- Teaching in a Pandemic: Help Teachers, Help You - February 2, 2021
- The Importance of Feedback in Distance Learning - October 9, 2020
- What a Teacher Wants: One Teacher's View - March 25, 2018
- Artist is Not a Dirty Word - March 18, 2018
- The Death of Reflection in English/Language Arts Classrooms - March 9, 2018
- More Than A Teacher - March 4, 2018
- Real Teaching Resolutions - January 5, 2017
- 23 Times I have Questioned My Sanity While Teaching - September 7, 2016
- Part 3: Adventures in Real Word English/Language Arts - Let Them Be Great - August 23, 2016
- Part 2: Adventures in Real World English/Language Arts: Making Them Care - August 4, 2016
All teachers have college degrees. It is no surprise that we want our students to experience higher education as well. We know the benefits of a college education and want better for them. If I honestly look around my classroom, even my AP classroom, I know statistics tell me that only a third will go to college and succeed with a four-year diploma. Despite those statistics, I still teach as if each one of them will go to college. I teach this way because I want them to know they can go if they really want to. I don’t want them to change their mind in May and not have a chance to succeed because I didn’t give them the skills needed to survive in a college setting.
Common Core standards are designed to prepare all students for college. The standards assume that every student will go, and teachers are meant to help them develop the skills needed to master the standard. We teach them and push them to limits they never thought possible. We show them that college as well as life takes hard work and if you want to succeed, not everything will come easily. Being able to research, compute, and dissect are not just college skills, they are life skills.
Teaching like each one of our kids are going to college will help them in life, not just school. We all can agree that our students need more education after high school whether they go to a four-year college, technical school, or on the job training. Common core teaches them to think for themselves and they can apply all these skill after high school.
Though not all students are college bound, treating them like they are ensures they have confidence in the real world. For example, in many districts around the country, students all take the ACT in their junior year now. The ACT is designed to determined college readiness, but there are also scholarship opportunities for some technical colleges based on ACT scores. If we don’t teach our students like they can score high on the ACT, they may not work as hard on it.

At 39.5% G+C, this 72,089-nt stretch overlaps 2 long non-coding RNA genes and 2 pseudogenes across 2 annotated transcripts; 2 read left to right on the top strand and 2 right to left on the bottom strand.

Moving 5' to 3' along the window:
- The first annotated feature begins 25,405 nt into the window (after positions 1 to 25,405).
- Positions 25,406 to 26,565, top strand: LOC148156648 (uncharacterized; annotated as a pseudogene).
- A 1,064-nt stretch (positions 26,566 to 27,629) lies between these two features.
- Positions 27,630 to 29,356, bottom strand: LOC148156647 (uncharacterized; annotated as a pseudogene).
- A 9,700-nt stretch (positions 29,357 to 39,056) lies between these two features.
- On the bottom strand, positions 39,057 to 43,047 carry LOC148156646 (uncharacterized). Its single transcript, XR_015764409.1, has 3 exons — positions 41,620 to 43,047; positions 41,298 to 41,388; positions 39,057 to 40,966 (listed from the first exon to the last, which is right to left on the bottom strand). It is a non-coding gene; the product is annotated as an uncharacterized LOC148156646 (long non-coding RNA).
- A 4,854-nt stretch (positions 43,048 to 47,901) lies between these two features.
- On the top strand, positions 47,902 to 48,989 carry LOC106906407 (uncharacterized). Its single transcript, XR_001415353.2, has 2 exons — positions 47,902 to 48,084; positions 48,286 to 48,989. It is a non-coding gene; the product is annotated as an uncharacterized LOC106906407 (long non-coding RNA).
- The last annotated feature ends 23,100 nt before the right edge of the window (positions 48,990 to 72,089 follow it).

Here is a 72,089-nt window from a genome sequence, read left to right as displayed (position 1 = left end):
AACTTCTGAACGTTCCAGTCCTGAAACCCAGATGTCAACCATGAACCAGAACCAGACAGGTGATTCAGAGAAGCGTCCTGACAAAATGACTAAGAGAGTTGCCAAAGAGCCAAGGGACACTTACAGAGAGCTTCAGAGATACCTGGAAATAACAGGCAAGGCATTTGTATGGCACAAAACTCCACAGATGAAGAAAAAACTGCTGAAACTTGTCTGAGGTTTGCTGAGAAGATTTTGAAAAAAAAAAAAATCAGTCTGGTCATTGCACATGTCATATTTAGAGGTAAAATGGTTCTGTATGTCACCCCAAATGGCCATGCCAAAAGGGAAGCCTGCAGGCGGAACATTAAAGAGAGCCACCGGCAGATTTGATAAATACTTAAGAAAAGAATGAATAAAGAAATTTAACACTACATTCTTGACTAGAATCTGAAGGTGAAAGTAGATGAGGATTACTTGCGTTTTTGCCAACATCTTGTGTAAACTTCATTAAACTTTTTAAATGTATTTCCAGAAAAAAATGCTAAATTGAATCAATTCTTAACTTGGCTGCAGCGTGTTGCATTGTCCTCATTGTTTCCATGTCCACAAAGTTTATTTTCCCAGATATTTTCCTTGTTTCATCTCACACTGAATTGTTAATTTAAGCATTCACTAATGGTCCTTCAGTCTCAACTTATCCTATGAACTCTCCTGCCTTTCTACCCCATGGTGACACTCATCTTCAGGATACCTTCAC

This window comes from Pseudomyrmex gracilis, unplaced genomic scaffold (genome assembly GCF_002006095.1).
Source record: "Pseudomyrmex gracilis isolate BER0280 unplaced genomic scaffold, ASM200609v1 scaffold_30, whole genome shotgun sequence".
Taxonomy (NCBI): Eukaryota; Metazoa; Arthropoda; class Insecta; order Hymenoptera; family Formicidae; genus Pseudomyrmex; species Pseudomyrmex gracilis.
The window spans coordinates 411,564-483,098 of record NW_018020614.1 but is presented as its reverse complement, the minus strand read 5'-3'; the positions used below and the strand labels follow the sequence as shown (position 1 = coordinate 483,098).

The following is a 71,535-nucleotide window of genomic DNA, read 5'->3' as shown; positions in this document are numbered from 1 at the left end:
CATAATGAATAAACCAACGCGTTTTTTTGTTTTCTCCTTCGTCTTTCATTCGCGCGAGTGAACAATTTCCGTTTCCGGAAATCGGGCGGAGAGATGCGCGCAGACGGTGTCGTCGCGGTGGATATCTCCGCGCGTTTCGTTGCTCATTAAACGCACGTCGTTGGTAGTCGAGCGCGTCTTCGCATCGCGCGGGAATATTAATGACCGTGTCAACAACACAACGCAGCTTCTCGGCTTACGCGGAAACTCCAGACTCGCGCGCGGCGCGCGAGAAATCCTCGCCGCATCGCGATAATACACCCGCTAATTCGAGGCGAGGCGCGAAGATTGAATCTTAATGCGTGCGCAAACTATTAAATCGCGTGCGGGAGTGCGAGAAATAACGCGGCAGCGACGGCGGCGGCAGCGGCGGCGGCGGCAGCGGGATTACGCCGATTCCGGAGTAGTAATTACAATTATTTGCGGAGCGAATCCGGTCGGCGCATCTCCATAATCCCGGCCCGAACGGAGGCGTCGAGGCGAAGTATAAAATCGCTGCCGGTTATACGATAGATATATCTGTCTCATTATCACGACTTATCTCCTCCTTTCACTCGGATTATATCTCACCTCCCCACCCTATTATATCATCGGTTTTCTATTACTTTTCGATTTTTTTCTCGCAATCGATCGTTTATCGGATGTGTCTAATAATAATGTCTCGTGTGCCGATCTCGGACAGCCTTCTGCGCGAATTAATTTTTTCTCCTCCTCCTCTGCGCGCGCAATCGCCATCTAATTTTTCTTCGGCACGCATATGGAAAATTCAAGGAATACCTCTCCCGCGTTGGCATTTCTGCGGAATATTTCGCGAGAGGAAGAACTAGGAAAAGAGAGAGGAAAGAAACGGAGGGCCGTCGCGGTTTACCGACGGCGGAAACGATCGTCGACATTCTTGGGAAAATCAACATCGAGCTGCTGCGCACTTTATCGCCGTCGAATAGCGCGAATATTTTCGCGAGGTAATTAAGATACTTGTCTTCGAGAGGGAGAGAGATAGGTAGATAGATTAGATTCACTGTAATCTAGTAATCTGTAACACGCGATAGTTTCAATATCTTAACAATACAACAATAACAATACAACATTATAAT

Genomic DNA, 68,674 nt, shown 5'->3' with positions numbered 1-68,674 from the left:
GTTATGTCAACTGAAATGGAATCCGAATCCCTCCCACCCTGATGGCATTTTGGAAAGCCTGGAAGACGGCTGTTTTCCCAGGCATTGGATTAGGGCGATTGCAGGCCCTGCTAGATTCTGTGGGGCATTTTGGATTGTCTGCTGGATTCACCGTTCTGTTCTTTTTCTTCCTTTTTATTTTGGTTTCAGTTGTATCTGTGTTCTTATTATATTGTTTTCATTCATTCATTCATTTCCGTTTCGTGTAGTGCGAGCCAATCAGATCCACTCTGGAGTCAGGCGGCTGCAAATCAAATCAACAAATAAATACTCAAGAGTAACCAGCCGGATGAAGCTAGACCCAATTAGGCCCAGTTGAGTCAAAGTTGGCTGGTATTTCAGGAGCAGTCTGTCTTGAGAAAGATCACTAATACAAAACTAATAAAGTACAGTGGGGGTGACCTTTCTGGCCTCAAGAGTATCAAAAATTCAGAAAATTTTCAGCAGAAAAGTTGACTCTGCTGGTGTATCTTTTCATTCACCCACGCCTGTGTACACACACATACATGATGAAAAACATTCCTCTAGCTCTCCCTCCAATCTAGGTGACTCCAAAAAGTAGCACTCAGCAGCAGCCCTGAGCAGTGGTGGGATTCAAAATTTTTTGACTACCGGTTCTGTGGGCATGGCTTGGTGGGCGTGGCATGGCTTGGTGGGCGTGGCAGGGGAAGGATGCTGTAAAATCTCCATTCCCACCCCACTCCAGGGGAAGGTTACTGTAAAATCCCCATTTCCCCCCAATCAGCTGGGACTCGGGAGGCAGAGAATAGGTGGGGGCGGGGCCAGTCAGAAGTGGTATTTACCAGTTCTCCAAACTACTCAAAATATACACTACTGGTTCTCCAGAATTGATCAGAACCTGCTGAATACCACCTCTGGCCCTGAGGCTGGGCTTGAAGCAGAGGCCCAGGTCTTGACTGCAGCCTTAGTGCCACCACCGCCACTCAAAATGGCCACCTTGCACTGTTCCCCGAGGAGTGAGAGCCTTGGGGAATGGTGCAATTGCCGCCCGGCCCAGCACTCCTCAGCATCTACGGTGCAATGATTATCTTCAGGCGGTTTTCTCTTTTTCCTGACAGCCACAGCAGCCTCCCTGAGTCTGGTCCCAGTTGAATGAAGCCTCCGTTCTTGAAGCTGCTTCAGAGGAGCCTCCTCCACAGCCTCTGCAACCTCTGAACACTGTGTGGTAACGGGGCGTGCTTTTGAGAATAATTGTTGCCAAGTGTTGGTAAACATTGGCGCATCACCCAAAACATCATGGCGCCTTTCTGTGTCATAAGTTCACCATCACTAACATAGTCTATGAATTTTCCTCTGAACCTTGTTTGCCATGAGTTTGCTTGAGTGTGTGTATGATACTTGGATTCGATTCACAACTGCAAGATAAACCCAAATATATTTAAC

A chance at a college education is obtainable for all our students now. Scholarships are available and student loans make it possible. Life is so much easier with a college degree. We can all rattle off statistics that college graduates make more money, but the truth is not everyone is made for college. But more educational opportunities should be made available to students if they want them. For example, in Louisiana, a jump-start program is being implemented which will give students an opportunity to graduate with a certification in a field of their choice. This is an excellent opportunity for parents and students to look at their opportunities and make informed career decisions. All high schools should consider this for students. Not everyone wants to go to college and a jump-start program gives our students something to begin with. It allows them to go into the real world with a high school diploma with college readiness built-in, and an additional skill giving them more appeal to potential employers. And in a few years, if students decide to go college they will have the background to succeed.
Every student is good at something and school is designed to help them figure out what that is and obtain it. College is what we want for our kids, but if it is not the right choice for them, we cannot put them down for it. Just because a person does not have a four-year diploma, does not mean they are not educated. High school gives our students skills to help them succeed in life, not just a classroom. So teach like they all are going to graduate from college because they all can if they want it.